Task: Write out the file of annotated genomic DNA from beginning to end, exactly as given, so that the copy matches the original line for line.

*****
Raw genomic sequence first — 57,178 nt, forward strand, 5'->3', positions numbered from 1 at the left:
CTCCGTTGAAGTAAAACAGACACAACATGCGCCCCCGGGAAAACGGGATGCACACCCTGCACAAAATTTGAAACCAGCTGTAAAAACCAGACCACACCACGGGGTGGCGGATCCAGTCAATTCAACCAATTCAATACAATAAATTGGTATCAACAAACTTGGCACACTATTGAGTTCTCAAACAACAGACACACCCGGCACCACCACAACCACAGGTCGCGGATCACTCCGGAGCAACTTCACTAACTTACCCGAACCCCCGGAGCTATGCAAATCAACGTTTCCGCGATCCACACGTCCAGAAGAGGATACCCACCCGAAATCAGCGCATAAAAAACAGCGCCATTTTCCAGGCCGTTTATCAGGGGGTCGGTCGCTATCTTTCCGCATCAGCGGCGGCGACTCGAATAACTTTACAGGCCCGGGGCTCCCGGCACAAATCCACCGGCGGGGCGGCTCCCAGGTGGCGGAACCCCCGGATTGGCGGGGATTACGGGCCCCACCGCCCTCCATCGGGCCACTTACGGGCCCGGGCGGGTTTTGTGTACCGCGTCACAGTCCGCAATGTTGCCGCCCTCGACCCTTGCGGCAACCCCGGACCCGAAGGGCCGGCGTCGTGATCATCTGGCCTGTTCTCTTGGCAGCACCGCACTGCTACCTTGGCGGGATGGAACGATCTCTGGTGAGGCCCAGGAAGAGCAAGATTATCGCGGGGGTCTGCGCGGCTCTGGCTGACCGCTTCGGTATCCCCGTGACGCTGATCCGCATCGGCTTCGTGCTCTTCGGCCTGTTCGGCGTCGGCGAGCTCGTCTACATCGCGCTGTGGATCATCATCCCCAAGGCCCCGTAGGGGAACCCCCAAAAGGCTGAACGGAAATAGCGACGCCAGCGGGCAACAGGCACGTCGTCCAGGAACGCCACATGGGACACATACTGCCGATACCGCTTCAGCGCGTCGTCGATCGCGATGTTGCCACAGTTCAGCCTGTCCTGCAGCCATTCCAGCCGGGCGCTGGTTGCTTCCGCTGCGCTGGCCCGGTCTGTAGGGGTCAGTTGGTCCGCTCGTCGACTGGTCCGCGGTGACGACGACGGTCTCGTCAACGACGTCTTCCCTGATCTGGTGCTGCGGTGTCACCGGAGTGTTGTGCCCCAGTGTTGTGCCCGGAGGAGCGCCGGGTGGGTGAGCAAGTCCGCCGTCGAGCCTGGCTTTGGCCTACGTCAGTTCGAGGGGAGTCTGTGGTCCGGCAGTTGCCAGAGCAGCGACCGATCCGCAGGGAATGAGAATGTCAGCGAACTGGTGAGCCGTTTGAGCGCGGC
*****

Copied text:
Raw genomic sequence first — 57,178 nt, forward strand, 5'->3', positions numbered from 1 at the left:
CTCCGTTGAAGTAAAACAGACACAACATGCGCCCCCGGGAAAACGGGATGCACACCCTGCACAAAATTTGAAACCAGCTGTAAAAACCAGACCACACCACGGGGTGGCGGATCCAGTCAATTCAACCAATTCAATACAATAAATTGGTATCAACAAACTTGGCACACTATTGAGTTCTCAAACAACAGACACACCCGGCACCACCACAACCACAGGTCGCGGATCACTCCGGAGCAACTTCACTAACTTACCCGAACCCCCGGAGCTATGCAAATCAACGTTTCCGCGATCCACACGTCCAGAAGAGGATACCCACCCGAAATCAGCGCATAAAAAACAGCGCCATTTTCCAGGCCGTTTATCAGGGGGTCGGTCGCTATCTTTCCGCATCAGCGGCGGCGACTCGAATAACTTTACAGGCCCGGGGCTCCCGGCACAAATCCACCGGCGGGGCGGCTCCCAGGTGGCGGAACCCCCGGATTGGCGGGGATTACGGGCCCCACCGCCCTCCATCGGGCCACTTACGGGCCCGGGCGGGTTTTGTGTACCGCGTCACAGTCCGCAATGTTGCCGCCCTCGACCCTTGCGGCAACCCCGGACCCGAAGGGCCGGCGTCGTGATCATCTGGCCTGTTCTCTTGGCAGCACCGCACTGCTACCTTGGCGGGATGGAACGATCTCTGGTGAGGCCCAGGAAGAGCAAGATTATCGCGGGGGTCTGCGCGGCTCTGGCTGACCGCTTCGGTATCCCCGTGACGCTGATCCGCATCGGCTTCGTGCTCTTCGGCCTGTTCGGCGTCGGCGAGCTCGTCTACATCGCGCTGTGGATCATCATCCCCAAGGCCCCGTAGGGGAACCCCCAAAAGGCTGAACGGAAATAGCGACGCCAGCGGGCAACAGGCACGTCGTCCAGGAACGCCACATGGGACACATACTGCCGATACCGCTTCAGCGCGTCGTCGATCGCGATGTTGCCACAGTTCAGCCTGTCCTGCAGCCATTCCAGCCGGGCGCTGGTTGCTTCCGCTGCGCTGGCCCGGTCTGTAGGGGTCAGTTGGTCCGCTCGTCGACTGGTCCGCGGTGACGACGACGGTCTCGTCAACGACGTCTTCCCTGATCTGGTGCTGCGGTGTCACCGGAGTGTTGTGCCCCAGTGTTGTGCCCGGAGGAGCGCCGGGTGGGTGAGCAAGTCCGCCGTCGAGCCTGGCTTTGGCCTACGTCAGTTCGAGGGGAGTCTGTGGTCCGGCAGTTGCCAGAGCAGCGACCGATCCGCAGGGAATGAGAATGTCAGCGAACTGGTGAGCCGTTTGAGCGCGGC